When the developing nations look at Korea, they see a country whose nuclear potential and missiles have accorded it gingerly treatment, precisely because it presents a military threat to allies of the United States. Although President Bush labeled North Korea, along with Iraq and Iran, as part of an "Axis of Evil," no voice in the American government has urged the invasion of North Korea. Although the U.S. has said it cannot negotiate with a totalitarian regime that ignores its treaty obligations and develops new nuclear weapons, that has been mere posturing. The world understands that the United States, in actuality, needs to open channels of communication. Indeed, in recent days the American government has indicated its willingness to make deals, thus embarking upon what can only be called 'negotiations'.
The administration's botched initiative towards North Korea -- the present crisis worsened in part when the Bush team cut off petroleum supplies that had been pledged by a previous administration -- has provided the world a tragically unhappy lesson. An invasion of Iraq will not instruct the world that the U.S. will bring "credible force" to bear: it will merely show that the U.S. will invade weak countries, countries without the capacity to severely damage other nations. It will demonstrate that, sadly, weapons of mass destruction can be a country's strongest line of defense.
The deputy director of North Korea's Foreign Ministry, Ri Pyong Gap, in an interview with the London Guardian, turned American "logic" against the U.S. Last fall, in a document entitled "The National Security Strategy for the United States", President Bush told Congress that a new policy, allowing and embracing pre-emptive first strikes, would henceforward be in effect. The document was clear: "To counter a sufficient threat to our national security...to forestall or prevent such hostile acts by our adversaries, the United States will, if necessary, act pre-emptively."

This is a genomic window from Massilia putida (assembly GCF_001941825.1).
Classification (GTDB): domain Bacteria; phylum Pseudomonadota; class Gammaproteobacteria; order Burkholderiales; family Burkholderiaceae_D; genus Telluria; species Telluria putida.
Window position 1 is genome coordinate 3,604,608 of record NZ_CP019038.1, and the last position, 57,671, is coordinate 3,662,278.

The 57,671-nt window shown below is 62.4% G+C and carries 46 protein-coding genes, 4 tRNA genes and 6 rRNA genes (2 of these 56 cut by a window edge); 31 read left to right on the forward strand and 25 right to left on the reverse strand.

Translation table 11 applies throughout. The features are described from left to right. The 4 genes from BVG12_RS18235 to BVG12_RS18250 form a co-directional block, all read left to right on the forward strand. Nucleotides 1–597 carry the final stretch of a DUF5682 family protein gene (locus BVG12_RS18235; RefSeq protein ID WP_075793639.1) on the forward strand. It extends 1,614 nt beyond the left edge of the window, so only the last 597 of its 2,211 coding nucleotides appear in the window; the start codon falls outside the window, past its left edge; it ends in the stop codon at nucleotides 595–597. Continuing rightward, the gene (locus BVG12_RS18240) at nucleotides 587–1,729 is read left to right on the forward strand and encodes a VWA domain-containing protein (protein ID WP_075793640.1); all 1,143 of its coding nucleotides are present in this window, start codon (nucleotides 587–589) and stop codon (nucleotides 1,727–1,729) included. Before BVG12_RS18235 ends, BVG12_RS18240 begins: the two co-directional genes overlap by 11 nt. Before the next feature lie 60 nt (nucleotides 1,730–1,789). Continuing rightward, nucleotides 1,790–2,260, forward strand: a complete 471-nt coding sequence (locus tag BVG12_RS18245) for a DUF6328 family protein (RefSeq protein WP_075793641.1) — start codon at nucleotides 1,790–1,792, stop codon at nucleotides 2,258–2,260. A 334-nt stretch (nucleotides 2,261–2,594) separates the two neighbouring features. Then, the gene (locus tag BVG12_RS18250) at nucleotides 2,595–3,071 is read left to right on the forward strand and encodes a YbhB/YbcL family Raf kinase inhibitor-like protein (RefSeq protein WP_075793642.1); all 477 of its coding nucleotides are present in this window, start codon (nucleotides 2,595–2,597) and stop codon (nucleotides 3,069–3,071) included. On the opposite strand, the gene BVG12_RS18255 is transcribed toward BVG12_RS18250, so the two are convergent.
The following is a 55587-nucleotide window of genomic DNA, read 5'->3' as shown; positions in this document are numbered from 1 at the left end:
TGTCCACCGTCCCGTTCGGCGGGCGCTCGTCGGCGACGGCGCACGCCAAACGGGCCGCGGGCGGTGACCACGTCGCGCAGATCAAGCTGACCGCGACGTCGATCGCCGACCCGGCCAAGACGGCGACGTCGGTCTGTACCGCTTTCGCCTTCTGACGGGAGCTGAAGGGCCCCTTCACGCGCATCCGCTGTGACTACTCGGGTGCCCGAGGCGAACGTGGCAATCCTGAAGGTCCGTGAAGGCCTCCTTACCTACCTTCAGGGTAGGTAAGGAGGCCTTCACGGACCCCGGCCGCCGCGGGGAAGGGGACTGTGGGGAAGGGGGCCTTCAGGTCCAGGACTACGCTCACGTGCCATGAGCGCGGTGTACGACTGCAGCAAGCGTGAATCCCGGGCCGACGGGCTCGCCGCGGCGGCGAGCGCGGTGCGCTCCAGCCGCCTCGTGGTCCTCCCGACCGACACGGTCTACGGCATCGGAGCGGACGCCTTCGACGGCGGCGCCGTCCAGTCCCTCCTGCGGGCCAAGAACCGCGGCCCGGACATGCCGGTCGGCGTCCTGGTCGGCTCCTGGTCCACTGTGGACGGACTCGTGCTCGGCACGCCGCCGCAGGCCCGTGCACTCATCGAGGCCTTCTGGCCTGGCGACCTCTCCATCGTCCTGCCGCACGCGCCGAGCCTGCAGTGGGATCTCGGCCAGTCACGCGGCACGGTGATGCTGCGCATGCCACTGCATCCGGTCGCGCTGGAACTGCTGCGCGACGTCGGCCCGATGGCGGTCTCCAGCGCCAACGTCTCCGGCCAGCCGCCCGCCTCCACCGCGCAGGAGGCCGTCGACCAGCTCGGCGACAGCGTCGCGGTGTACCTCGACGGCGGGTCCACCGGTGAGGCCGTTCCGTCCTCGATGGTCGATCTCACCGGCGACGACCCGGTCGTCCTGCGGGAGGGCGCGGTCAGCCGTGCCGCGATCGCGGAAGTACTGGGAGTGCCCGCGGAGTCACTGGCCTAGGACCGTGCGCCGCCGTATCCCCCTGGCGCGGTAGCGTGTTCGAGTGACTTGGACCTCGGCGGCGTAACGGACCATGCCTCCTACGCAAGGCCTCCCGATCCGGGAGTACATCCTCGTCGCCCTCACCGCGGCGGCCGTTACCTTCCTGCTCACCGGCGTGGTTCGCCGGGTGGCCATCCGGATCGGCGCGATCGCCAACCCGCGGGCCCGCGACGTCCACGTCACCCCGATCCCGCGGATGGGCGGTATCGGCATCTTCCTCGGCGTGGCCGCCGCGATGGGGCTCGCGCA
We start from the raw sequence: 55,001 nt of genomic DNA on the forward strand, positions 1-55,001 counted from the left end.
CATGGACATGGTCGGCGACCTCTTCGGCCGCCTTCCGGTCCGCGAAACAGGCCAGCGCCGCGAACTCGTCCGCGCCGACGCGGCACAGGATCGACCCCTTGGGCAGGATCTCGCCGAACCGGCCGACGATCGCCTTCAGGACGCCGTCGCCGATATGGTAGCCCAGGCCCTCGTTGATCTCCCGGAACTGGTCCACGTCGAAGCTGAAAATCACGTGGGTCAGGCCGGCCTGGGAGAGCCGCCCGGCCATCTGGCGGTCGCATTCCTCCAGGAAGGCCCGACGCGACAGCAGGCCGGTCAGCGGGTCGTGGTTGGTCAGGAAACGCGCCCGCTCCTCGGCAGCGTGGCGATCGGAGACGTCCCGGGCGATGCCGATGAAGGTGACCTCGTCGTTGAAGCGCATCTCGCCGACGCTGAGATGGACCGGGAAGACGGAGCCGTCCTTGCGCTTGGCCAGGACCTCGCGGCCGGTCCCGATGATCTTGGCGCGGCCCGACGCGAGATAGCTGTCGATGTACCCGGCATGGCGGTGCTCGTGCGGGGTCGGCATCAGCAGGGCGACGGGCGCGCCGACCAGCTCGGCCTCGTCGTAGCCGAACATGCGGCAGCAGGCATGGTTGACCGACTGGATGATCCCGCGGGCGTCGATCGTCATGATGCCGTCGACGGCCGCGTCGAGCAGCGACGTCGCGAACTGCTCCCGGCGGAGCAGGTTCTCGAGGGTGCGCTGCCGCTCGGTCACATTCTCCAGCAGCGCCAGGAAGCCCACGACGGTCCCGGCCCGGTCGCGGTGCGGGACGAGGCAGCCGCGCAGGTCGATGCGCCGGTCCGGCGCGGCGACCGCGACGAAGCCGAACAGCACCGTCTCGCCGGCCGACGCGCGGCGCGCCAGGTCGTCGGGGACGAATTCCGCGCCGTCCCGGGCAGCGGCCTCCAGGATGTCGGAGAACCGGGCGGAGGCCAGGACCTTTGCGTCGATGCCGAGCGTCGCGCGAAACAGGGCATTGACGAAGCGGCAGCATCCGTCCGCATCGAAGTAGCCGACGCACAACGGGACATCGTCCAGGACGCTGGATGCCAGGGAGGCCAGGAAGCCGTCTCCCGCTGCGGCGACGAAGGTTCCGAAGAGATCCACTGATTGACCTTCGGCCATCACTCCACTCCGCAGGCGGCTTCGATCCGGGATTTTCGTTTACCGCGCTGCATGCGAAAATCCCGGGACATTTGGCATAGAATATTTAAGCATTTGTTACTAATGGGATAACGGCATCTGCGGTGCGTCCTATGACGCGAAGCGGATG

Here is what Ri told the Guardian: "The United States says that after Iraq, we are next. But we have our own countermeasures. Pre-emptive attacks are not the exclusive right of the U.S." Hersh reports that the Pentagon estimates a major war on the Korean peninsula "would result in more than a million military and civilian causalities, including as many as a hundred thousand Americans killed."
The standoff in Korea is terrifying, and growing worse. The American failure to address it seriously, while Washington focuses myopically and monomaniacally on Iraq, only demonstrates to developing nations that weapons of mass destruction are effective, and are worth pursuing. Weapons of mass destruction, Washington's decisions indicated, are useful cards to hold when nations play high stakes poker. It is no secret that North Korea's destructive capacities, and Iraq's military weakness, have in good measure determined America's priorities at the present moment.
Our present course is folly. First, we should renounce the doctrine of pre-emptive attack. Then, we should put Iraq on the back burner, to be resolved by the United Nations --quite the best route in any circumstance -- and concentrate our attention on North Korea.
What should our government do there? Negotiate, since talk is less destructive than warfare. Use diplomacy rather than threats. Compose, even if painstakingly, an international consortium to bring economic and political power to bear on North Korea. Indicate to the world that the price of stockpiling weapons of mass destruction is international isolation, not war. Offer to develop alternative sources of energy for North Korea, so that it can shut down its breeder reactor.
Reportedly, Kim Jong Il has a huge library of Hollywood movies. One can hope he will recognize that the painstaking overcoming of mistrust which is the subject of "As Good As It Gets' provides a better model for international relations than the combative machismo of "Rambo" or "The Godfather." One hopes President Bush will come to a similar conclusion.